If in the aftermath of Matt Lauer’s 2017 termination from the Today show, your immediate thoughts went not to the women who bravely spoke out against his alleged predatory behavior but rather to how Savannah Guthrie was processing the revelation and whether perhaps Lauer wasn’t truly such a bad guy after all, and if, additionally, you really miss Sorkinesque walk-and-talks on TV, you are going to love The Morning Show.
Everyone else will likely find the crown jewel in Apple’s new streaming service an underwhelming misfire.
The Morning Show, which is loosely based on Brian Stelter’s nonfiction bestseller Top of the Morning and also the fantasia that everybody in 2019 America is deeply attached to morning TV, is surprisingly anonymous beneath its star-powered veneer (Jennifer Aniston, Reese Witherspoon, and Steve Carell lead a cast that includes Mark Duplass, Gugu Mbatha-Raw, and Billy Crudup). Despite the $15m-per-episode price tag, or perhaps because of it, the series feels as though it could live on any of the Big Four networks, during any year that begins with a 2—. This lack of identity shouldn’t come as a surprise, considering that finding one’s voice as a network and/or streaming service is a slow, meticulous process that requires more effort than just throwing outlandish gobs of cash at a scattershot brochure of prestige projects and letting God sort them out.
Since Amazon and Hulu have found some success in challenging Netflix’s original programming dominance in the streaming space, more challengers were bound to follow. Apple is launching Apple TV+ on November 1, just 11 days before Disney aggressively launches its similarly titled streamer, Disney+. Both services may soon be joined by Jeffrey Katzenberg’s Quibi, which is threatening to launch next April, at which point viewers will be so consumed with content, we won’t know which way is up. (Interestingly, Hulu’s Difficult People and Netflix’s BoJack Horseman have both aired jokes about unlikely corporations pivoting to TV.)
As the marquee series for Apple TV+, The Morning Show bears the same coal mine canary burden that House of Cards did for Netflix back in 2013. (Reviews for the Jason Momoa-led dystopian See have been mixed but marginally better, and Variety described Hailee Steinfeld’s Dickinson as “glossy but confusing.”) Since the embargo for Apple TV+’s initial lineup lifted as of today, reviews for The Morning Show are pouring in. So far, they are . . . not great.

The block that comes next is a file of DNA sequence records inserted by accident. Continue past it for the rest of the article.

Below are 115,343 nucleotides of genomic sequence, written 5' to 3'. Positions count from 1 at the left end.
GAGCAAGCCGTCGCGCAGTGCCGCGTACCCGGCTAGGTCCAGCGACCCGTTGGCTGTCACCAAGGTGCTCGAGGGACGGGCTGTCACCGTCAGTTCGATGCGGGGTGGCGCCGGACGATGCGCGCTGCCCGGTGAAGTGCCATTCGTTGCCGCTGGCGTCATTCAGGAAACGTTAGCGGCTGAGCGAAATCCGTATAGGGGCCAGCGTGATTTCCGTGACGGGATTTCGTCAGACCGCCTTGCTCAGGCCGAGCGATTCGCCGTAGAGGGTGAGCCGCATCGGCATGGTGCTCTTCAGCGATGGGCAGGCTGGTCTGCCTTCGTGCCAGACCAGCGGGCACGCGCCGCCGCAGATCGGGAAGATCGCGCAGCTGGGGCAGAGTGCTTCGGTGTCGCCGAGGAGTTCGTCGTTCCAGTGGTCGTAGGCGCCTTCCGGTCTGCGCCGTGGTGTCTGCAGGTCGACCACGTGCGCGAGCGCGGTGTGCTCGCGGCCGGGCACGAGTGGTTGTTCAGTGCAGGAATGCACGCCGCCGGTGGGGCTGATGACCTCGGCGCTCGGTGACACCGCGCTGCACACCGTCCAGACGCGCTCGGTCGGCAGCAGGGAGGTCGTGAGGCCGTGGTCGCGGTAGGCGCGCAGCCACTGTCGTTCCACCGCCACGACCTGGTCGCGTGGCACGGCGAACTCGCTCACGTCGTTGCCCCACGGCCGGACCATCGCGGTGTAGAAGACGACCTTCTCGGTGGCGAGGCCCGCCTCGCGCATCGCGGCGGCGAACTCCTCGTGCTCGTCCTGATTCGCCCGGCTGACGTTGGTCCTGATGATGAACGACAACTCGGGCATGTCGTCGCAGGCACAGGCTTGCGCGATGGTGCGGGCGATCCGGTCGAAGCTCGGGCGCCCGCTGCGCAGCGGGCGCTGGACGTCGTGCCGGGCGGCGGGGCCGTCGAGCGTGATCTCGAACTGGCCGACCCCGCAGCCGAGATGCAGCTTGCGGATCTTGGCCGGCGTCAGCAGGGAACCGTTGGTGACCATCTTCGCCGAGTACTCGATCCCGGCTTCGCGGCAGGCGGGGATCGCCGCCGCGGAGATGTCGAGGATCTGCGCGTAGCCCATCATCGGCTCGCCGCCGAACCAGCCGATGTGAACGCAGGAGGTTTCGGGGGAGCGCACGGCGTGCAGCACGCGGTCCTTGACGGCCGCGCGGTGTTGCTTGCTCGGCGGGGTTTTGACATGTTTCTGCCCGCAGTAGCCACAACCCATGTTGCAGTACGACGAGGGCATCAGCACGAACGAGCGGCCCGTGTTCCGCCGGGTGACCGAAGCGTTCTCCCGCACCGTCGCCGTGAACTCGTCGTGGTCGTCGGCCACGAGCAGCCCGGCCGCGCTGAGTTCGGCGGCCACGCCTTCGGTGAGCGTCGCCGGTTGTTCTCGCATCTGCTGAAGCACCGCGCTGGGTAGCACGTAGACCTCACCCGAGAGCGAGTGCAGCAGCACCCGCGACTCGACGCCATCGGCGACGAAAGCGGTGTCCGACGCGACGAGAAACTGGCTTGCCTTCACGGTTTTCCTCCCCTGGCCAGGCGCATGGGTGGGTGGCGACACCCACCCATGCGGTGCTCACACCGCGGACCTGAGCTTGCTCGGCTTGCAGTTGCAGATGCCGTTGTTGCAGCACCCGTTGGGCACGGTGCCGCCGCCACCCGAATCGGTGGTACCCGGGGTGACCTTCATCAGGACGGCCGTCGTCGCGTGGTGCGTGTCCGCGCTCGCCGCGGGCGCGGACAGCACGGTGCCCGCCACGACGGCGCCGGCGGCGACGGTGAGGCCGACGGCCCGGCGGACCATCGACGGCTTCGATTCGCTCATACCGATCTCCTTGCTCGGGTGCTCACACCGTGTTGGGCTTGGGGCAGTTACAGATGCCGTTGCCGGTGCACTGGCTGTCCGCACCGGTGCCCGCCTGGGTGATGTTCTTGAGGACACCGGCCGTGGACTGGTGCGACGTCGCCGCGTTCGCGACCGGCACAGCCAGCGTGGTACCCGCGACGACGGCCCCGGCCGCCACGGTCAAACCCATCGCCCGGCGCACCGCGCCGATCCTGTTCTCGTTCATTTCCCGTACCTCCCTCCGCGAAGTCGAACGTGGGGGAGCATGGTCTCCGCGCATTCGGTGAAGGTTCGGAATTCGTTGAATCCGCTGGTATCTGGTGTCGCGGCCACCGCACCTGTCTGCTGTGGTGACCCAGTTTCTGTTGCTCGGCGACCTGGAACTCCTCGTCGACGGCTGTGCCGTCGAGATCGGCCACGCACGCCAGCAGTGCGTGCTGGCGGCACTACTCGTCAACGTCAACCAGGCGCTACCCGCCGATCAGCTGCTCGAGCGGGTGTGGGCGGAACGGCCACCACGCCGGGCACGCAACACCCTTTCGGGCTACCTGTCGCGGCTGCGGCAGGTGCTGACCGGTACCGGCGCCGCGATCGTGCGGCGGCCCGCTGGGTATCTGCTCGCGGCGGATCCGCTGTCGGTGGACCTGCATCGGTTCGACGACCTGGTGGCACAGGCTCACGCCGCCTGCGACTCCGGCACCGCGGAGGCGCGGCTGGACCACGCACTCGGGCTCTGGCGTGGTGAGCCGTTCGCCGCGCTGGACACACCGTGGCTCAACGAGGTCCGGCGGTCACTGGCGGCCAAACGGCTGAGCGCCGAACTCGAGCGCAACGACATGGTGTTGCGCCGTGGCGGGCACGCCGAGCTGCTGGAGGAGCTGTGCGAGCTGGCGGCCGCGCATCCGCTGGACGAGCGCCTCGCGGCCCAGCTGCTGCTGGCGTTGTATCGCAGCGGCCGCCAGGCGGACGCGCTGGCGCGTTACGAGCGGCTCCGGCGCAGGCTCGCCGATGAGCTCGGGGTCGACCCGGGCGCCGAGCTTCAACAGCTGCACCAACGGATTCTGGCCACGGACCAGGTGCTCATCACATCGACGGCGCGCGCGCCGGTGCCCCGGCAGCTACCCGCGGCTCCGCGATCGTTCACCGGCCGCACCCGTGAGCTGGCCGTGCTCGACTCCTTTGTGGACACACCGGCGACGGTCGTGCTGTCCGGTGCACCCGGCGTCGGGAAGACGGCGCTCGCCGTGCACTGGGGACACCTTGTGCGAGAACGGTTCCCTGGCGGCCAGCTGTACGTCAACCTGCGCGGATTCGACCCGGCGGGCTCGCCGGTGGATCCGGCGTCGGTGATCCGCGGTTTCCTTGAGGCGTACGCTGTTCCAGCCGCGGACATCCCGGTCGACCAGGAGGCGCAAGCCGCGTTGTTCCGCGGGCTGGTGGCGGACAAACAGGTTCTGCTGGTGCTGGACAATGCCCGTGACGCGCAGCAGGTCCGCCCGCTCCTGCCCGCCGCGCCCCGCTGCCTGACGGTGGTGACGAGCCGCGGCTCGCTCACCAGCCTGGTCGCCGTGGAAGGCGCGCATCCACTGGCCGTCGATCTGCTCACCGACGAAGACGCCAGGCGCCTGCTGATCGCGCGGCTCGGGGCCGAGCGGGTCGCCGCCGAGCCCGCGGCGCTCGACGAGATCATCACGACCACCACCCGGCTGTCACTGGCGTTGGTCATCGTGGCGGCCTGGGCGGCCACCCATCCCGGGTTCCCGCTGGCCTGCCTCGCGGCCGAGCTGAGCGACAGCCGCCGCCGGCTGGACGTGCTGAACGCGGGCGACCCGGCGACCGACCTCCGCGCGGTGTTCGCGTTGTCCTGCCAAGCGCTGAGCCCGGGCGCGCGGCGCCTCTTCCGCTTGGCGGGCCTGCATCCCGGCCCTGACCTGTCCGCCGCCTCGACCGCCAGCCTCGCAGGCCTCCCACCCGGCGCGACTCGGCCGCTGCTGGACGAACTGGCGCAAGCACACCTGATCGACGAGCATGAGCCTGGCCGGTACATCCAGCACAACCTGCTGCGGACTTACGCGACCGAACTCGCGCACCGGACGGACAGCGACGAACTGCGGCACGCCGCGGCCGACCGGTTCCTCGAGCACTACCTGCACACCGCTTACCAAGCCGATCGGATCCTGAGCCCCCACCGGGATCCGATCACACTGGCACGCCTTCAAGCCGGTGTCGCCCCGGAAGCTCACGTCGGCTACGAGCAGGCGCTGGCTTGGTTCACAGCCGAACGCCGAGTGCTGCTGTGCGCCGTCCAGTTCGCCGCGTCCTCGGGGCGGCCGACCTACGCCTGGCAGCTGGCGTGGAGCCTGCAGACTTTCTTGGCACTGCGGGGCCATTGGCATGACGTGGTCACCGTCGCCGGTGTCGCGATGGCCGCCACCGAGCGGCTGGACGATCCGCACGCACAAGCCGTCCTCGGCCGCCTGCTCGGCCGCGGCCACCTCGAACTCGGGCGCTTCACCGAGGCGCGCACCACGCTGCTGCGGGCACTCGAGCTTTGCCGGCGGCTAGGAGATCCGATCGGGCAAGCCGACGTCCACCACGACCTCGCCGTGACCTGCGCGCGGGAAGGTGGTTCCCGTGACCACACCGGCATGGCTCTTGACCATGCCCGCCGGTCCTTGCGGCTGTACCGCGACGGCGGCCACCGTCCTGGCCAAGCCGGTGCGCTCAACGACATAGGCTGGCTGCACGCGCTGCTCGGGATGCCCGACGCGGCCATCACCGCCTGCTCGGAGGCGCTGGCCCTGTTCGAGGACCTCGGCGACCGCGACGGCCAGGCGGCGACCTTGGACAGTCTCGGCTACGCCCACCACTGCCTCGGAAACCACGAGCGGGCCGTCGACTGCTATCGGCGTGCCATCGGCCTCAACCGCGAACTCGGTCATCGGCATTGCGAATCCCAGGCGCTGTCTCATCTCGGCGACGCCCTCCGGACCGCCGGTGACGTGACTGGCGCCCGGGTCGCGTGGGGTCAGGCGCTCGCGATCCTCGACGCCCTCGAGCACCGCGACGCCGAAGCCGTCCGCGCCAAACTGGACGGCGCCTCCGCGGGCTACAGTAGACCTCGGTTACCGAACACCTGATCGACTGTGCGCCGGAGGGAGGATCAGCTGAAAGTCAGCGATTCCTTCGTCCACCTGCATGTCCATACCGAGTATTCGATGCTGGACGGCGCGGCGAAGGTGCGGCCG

Here’s a quick roundup of what some top critics are saying:
Variety: “The Morning Show, in trying to sell all sides of its story without committing to telling a single one well, falls startlingly short. And, worst of all, there’s not a human worth caring about in sight.”
Rolling Stone: “It may think its stories are different than everyone else’s, but they aren’t. Nor are they told well enough to make up for that. The show, and the service, don’t need to exist, and thus far aren’t justifying that existence.”
Indiewire: “Watching The Morning Show is a bit like watching The Big Short, except nothing is said straight-to-camera and nearly everything is boring.”
Chicago Tribune: “The Morning Show pushes one excellent actor after another into misjudged shrillness and Big Moment fireworks, giving the various crises and machinations nowhere to go but sideways. The inconsistencies and false notes pile up.”
The Hollywood Reporter: “After a brutally dull pilot and a meandering second episode, there are distinct hints in the third hour of a more satisfying and confident The Morning Show, one that actually gets value out of leading ladies Jennifer Aniston and Reese Witherspoon. But did the behemoths at Apple really get into the crowded original TV marketplace to become the latest perpetrator of ‘It eventually gets better!’ patience-testing?”
CNN: “The Morning Show isn’t bad, just generally unimpressive, all the more so given the talent involved and the imperative for these new streaming services (up next: Disney+) to make a good impression right out of the box.”
Paste: “The most damning thing I can say about The Morning Show, the star-studded drama that is part of Apple TV+’s big launch this Friday, is that it’s fine. Reminiscent of Studio 60 on the Sunset Strip with its frenetic take on putting on live television, the show is like an old-school network drama—which again is perfectly fine, but not exactly what one would hope for when discussing the crown jewel of the streaming launch.”
The Daily Beast: “It’s a show that will piss off people allergic to earnestness as well as people allergic to showboating. And it will certainly piss off people susceptible to a certain kind of anaphylactic shock when those two approaches collide, like a toxic mixing of medication, in a discussion of #MeToo.”